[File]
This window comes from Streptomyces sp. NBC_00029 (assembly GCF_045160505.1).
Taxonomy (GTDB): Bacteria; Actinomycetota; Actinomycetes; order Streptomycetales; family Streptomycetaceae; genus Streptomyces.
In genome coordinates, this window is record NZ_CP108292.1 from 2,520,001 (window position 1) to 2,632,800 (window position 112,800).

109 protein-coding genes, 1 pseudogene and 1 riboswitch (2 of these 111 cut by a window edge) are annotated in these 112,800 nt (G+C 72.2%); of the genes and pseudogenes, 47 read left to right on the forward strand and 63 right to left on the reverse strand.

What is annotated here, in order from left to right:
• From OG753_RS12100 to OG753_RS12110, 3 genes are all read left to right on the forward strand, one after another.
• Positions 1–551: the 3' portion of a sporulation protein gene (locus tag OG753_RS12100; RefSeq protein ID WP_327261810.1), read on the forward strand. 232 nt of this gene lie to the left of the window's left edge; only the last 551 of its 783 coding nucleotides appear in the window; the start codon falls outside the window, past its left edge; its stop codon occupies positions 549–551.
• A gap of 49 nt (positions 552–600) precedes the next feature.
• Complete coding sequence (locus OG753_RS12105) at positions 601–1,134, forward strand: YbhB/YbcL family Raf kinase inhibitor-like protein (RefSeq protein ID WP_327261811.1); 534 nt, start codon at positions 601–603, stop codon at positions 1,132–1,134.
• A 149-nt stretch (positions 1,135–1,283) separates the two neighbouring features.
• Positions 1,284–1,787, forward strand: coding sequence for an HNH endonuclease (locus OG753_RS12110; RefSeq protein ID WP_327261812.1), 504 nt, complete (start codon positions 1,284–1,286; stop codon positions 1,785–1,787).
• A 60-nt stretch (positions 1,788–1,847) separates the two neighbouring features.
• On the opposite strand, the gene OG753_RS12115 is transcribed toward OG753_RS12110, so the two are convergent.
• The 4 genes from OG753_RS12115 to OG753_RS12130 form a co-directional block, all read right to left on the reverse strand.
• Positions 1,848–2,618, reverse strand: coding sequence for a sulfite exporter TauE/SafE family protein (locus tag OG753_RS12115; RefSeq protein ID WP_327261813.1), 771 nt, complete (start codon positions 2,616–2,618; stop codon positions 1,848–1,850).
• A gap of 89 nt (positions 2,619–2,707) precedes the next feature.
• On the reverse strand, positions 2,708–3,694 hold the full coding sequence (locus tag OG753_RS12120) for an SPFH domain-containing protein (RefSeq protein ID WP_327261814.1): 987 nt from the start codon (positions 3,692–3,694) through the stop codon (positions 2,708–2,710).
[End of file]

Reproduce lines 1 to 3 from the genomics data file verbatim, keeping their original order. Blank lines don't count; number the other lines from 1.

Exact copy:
This window comes from Streptomyces sp. NBC_00029 (assembly GCF_045160505.1).
Taxonomy (GTDB): Bacteria; Actinomycetota; Actinomycetes; order Streptomycetales; family Streptomycetaceae; genus Streptomyces.
In genome coordinates, this window is record NZ_CP108292.1 from 2,520,001 (window position 1) to 2,632,800 (window position 112,800).